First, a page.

In 1996, the High began commissioning photographers from across the world to engage with and explore the American South’s rich social and geographic landscape for its Picturing the South initiative. To date, the Museum has commissioned sixteen artists and has built a collection of more than two hundred fifty photographs as part of the program, which include some of the most iconic photography projects of the last quarter century.
To mark the twenty-fifth anniversary of Picturing the South, the High will mount a major exhibition that brings together all the commissions for the first time. Taken as a whole, the photographs amount to a complex and layered archive of the region that addresses broad themes, from the legacy of slavery and racial justice to the social implications of the evolving landscape and the distinct and diverse character of the region’s people.
Works on view will include the first photographs in Sally Mann’s Motherland series; Dawoud Bey’s over-life-size portraits of Atlanta high school students; Richard Misrach’s Cancer Alley industrial landscapes; along with previous commissions by Alex Webb, Emmet Gowin, Alec Soth, Martin Parr, Kael Alford, Shane Lavalette, Abelardo Morell, Debbie Fleming Caffery, Alex Harris, and Mark Steinmetz; and new commissions by An-My Lê, Sheila Pree Bright, and Jim Goldberg, which will debut in the exhibition.
This upcoming exhibition is organized by the High Museum of Art, Atlanta.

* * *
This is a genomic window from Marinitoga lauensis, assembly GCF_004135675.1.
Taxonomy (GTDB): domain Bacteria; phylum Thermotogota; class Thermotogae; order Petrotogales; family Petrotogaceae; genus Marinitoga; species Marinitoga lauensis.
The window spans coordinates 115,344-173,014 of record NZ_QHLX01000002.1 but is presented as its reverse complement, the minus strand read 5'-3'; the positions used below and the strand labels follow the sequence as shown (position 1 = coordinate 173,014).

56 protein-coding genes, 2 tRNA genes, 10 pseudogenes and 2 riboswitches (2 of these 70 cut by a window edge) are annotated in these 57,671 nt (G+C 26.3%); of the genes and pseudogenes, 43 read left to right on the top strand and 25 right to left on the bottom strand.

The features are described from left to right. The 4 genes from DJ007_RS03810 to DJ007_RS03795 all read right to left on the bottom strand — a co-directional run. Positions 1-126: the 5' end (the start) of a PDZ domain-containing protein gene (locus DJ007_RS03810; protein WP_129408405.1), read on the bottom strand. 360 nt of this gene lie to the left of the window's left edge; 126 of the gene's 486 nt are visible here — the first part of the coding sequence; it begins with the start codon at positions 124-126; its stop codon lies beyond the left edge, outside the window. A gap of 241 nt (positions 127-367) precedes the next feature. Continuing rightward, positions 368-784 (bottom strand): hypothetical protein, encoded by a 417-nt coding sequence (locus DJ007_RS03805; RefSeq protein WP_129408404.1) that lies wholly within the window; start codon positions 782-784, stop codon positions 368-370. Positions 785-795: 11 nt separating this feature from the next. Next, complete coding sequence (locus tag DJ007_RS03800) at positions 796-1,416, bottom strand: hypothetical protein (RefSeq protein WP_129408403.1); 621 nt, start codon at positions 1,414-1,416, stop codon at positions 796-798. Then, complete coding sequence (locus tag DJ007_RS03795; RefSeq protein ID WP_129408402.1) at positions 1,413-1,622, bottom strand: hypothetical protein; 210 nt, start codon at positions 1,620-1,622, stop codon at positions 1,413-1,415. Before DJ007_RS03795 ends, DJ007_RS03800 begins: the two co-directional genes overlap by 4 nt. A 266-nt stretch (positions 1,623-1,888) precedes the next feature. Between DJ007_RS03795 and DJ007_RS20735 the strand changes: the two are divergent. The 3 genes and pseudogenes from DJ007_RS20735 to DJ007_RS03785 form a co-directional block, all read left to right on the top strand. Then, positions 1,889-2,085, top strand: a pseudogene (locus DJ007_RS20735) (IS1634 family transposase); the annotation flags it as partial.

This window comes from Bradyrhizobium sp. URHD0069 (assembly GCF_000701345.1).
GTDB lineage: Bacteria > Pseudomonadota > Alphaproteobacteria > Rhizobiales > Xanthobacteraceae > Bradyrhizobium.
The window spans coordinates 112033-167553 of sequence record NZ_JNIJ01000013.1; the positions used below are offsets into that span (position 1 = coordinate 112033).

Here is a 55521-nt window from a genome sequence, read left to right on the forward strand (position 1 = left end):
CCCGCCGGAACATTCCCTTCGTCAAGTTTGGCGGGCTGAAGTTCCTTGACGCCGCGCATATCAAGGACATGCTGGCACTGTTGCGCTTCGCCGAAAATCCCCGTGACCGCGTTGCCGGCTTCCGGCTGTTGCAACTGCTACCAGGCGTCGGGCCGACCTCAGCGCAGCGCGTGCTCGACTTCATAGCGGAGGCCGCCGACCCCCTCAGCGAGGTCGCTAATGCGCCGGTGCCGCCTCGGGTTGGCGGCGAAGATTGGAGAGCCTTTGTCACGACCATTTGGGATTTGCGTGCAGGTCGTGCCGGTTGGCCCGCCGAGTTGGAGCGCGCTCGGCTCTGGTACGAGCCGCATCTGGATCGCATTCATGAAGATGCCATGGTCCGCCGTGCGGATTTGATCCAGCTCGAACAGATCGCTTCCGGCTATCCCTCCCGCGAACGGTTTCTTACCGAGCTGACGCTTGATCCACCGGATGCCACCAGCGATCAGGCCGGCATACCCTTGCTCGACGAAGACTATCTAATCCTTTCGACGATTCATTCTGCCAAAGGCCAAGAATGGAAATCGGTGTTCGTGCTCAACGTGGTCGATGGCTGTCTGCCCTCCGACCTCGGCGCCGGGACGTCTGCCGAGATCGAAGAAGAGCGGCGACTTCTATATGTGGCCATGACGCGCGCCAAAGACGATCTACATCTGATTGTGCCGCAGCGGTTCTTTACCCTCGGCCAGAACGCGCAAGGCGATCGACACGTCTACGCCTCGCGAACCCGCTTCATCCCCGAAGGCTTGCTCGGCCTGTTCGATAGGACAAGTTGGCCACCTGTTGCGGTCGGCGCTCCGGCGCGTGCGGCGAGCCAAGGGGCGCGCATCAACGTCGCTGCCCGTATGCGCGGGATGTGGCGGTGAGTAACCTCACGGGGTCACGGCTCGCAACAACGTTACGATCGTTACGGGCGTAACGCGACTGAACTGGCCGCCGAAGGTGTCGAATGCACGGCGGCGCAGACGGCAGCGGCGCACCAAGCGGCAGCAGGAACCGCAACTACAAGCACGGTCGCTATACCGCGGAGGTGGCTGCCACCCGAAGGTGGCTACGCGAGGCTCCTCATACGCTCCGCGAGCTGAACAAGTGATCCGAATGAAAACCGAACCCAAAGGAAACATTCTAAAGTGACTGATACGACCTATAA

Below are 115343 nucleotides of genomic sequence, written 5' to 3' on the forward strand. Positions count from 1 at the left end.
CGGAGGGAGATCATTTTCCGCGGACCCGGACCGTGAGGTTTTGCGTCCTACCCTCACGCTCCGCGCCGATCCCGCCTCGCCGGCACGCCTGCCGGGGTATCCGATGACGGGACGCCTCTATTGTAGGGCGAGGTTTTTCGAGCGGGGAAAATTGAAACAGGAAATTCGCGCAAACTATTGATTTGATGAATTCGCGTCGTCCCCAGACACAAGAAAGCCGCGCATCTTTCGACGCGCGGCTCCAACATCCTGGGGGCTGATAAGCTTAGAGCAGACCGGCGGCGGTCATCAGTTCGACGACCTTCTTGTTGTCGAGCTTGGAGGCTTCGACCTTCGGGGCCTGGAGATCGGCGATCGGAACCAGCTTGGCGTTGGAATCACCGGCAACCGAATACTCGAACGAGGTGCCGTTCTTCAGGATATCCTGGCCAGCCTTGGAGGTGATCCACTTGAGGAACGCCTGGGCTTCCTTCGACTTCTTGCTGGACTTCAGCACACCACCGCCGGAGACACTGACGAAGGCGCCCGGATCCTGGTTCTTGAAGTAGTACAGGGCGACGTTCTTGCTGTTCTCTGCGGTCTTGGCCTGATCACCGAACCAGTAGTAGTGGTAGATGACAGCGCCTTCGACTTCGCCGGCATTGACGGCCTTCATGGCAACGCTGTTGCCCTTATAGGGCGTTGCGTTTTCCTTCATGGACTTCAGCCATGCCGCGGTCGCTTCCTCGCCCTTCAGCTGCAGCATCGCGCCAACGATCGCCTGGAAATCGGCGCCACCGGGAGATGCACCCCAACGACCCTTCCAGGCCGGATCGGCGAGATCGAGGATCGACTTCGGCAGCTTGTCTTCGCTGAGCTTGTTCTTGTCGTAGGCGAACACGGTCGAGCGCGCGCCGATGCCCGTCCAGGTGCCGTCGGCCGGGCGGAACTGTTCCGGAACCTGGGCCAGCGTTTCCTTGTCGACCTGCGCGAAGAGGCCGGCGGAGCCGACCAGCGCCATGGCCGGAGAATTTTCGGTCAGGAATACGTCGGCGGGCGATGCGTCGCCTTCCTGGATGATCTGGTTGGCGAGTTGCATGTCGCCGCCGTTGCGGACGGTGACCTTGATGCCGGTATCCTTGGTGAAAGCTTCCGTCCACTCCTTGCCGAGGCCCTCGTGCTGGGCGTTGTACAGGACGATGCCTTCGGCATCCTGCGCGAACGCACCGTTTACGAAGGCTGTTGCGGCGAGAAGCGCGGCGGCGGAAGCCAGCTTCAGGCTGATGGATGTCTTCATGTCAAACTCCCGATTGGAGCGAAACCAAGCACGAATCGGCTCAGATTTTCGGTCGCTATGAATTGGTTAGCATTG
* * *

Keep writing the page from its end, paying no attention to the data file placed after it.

An-My Lê (American, born Vietnam, 1960), High School Students after Black Lives Matter Protest, Lafayette Park, Washington, D.C., 2020, pigmented inkjet print, commissioned with funds from the Forward Arts Foundation. Courtesy of the artist and Marian Goodman Gallery.
Dawoud Bey (American, born 1953), Nicole and Keith, 1996, dye diffusion transfer print, High Museum of Art, Atlanta, commissioned with funds from the H.B. and Doris Massey Charitable Trust and Lucinda W. Bunnen, 1996.119 a-f. © Dawoud Bey.
Nov 5, 2021–Feb 6, 2022
Picturing the South
1280 Peachtree St NE
Launched in 1996,the High Museum of Art’renowned “Picturing the South series supports contemporary photographers in creating new bodies of work inspired by the American South for the High’s collection, which is among the nation’s leading photography programs and has strength in work made in and about the region. To commemorate the series’ 25th anniversary, the High will present “Picturing the South: 25 Years” (Nov. 5, 2021-Feb. 6, 2022), which will bring together for the first time nearly 200 works from all the past commissions by artists including Dawoud Bey, Sally Mann and Richard Misrach and will debut new work by the latest photographers selected for the series, Sheila Pree Bright, Jim Goldberg and An-My Lê.
“The ‘Picturing the South’ commission and exhibition series is entirely unique among American museums for its longevity, commitment to place and diversity of artistic perspectives,” said Rand Suffolk, the High’s Nancy and Holcombe T. Green, Jr., director. “For a quarter century, the series has called attention to the fabric of our shared experiences while concurrently highlighting what makes the South distinctive. We are thrilled to show the commissioned works collectively for the first time and to demonstrate how transformational ‘Picturing the South’ has been for the High and for the artists who’ve participated.”
Kevin W. Tucker, the High’s chief curator, added, “‘Picturing the South’ both reflects a rich legacy from the many artists represented through these commissions and acknowledges the High’s continuing dedication to collecting and exhibiting contemporary American photography.” “Picturing the South” has produced a total of 16 extraordinary bodies of work, some of which have become iconic projects for the artists, including: